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There are a wide range of events which involve contacting stations, according to certain criteria, to gain points. For VHF and UHF contests Maidenhead locators, also called Gridsquares, are often the basis of scoring. In some cases distance is a factor. A signal report and a sequence is often sent.
Some station are "rovers", who move from gridsquare to gridsquare.
A typical VHF Field Day exchange might be:
There may be more repetition, and more use of phonetics, depending on conditions. Additional components might be asking about having other bands, or a suggestion such as to "QSY" to "160", meaning to move to XX.160 MHz.
Contest loggign software, such as VKCL, would indicate that this is a distance of 186.90 km.
Some contests are more light-hearted, with other information exchanged. Others are "Sprints", contests lasting one to a few hours, with one based on postcodes. Some contests have multiple classes, from all-bands, all-modes, with multiple operators, down to one band, one mode (SSB or CW) with one operator. Occasionally doing something like having a club station make one or few CW contacts changes class, and might mean winning in the conbined class, rather than placing in the more popular SSB only one.
Being a narrow band, not available in all nations, contesting is often not permitted on 30 metres (10 MHz).
Logging is often done using a computer program, such as VKCL, which keep count of contacts, worked stations (indicating whether a station can be worked again), and scoring. The examiners want you to know that "Cabrillo" is a format exported from these programs, and used to submit entries to the contest organisers.
Not all special operations are contests, for example, International Marconi Day, which involves contacting stations with a historic link to Marconi.
In the US and Canada, one famous event is "Field Day". This involves establishing a station in a park or similar site, with stations on various bands, and operating various modes. This is a contest, practice for setting up stations for emergency support, and an event which publicises Amateur Radio.
For several major contests one strategy for cashed-up entrants is to travel to an in-demand DX entity in Latin America; or from VK, in the Pacific or Indian Oceans.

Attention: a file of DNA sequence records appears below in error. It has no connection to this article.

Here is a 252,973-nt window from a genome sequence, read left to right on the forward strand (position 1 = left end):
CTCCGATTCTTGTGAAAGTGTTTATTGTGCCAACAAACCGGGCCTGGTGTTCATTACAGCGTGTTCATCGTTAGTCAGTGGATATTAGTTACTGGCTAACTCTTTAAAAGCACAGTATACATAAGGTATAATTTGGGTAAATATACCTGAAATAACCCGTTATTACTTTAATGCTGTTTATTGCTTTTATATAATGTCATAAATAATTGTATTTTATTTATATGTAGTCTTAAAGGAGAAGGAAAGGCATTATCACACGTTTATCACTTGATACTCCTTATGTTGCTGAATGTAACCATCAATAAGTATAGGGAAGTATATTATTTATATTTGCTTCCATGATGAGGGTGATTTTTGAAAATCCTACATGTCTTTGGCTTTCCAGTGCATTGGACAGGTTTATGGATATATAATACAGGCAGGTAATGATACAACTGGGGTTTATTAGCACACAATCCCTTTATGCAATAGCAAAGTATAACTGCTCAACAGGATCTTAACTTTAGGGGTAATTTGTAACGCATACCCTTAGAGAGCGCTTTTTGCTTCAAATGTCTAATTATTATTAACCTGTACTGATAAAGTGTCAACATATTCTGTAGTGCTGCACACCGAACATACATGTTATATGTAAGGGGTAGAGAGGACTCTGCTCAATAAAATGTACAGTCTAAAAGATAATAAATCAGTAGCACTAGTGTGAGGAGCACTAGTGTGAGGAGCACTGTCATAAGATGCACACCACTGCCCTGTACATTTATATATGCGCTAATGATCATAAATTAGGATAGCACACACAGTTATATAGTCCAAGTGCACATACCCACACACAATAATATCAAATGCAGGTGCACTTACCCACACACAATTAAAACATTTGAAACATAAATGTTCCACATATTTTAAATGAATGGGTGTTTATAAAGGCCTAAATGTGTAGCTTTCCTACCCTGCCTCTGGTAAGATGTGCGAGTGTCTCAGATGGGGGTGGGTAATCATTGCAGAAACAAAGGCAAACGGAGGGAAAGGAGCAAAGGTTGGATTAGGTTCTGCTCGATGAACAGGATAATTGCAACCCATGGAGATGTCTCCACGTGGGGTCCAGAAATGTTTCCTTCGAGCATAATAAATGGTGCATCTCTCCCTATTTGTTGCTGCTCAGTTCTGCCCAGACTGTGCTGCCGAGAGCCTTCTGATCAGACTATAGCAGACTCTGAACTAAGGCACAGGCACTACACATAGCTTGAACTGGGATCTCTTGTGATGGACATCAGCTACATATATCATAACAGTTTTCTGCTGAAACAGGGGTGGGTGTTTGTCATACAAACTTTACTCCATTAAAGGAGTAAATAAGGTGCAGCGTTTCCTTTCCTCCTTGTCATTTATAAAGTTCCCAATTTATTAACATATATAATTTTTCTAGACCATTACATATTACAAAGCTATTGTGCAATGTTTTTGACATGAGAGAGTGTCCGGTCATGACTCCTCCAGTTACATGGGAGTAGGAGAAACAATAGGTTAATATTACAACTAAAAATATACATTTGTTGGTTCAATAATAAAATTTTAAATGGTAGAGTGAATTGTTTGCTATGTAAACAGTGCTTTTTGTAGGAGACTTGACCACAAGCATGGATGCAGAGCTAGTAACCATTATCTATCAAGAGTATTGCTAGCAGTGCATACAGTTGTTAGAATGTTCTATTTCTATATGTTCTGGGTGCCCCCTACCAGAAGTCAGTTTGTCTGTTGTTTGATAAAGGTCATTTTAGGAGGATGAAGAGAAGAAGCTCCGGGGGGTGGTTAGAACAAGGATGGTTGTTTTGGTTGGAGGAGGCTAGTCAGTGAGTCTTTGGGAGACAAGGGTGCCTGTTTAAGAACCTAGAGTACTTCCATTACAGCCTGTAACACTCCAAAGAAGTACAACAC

Automatic Packet Reporting System, APRS, is a system which uses Unnumbered Information (UI) packets to send small amounts of information, such as weather and position. The designer realised that it is better to wait for updated information, rather than requesting a resend of aging data. Position is typically derived from GNSS - Global Navigation Satellite Systems, such as GPS, Glonass, Galileo, QRZZ, etc. APRS is useful in public service and emergency events for sending the position of operators shadowing the event doctor, on a sweep boat or "autobus" (pick-up van for stragglers). Trackers can also be clipped to a searcher's backpack, etc.
It is speculated that the UK may even build its own GNSS system, as relegating themselves from the EU means relegation from full access to Galileo, such as military and survey grade signals.
Digital signals, specifically JT65, allow modest stations to make contacts using signals bounced off the moon. JT65 is designed to be able to resolve signals at very low levels, and to handle variability on signals reflected from the irregular surface of the moon, including variations in signal phase.
MS, meteor scatter, uses FSK411.
Note that before these modes CW was used for "Moon-bounce" or EME, and fast CW or SSB were used for Meteor Scatter (MS). The very largest EME stations could use SSB.
Contacts are confirmed by stations exchanging "QSL" cards. Stations operating in remote locations, and DXpeditions, often appoint a "QSL manager" to handle cards. In many countries around the world, the national association operates a QSL card bureau for members. If you are a member in the US, and you make contacts with various "DX" stations, you can send your cards for non-US stations to the US QSL bureau. They are then grouped with cards from other amateurs for France, Australia, Cuba, etc, and these bundles are sent to these associations. Cards getting to Australia are distributed to states and territories. NSW (VK2) cards are sent to Westlakes club, then from there to members. Non-members can pick up their cards at the Wyong (CCARC) Field Day.